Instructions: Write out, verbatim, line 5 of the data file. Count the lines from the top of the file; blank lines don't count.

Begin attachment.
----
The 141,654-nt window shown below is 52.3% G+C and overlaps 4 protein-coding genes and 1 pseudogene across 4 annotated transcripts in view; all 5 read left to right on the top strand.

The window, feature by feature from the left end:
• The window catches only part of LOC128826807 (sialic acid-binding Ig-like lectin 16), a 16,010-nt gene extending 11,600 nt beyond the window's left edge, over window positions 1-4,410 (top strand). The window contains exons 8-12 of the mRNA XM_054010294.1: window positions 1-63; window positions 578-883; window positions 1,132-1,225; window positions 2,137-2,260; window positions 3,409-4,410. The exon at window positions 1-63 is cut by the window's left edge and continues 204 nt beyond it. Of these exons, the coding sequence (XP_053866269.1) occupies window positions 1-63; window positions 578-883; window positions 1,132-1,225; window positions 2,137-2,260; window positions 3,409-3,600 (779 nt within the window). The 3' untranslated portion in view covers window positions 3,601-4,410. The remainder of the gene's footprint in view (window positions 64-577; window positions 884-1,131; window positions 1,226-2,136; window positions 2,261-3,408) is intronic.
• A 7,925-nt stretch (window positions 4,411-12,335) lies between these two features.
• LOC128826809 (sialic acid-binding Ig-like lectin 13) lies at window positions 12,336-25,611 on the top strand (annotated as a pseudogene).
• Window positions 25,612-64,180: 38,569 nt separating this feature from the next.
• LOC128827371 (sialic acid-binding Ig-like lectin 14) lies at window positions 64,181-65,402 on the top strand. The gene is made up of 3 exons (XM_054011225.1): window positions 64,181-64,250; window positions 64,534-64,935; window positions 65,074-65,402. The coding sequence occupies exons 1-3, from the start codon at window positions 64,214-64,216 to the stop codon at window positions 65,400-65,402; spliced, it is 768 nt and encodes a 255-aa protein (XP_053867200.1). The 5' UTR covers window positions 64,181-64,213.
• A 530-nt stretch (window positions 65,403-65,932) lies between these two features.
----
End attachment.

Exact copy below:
• LOC128826809 (sialic acid-binding Ig-like lectin 13) lies at window positions 12,336-25,611 on the top strand (annotated as a pseudogene).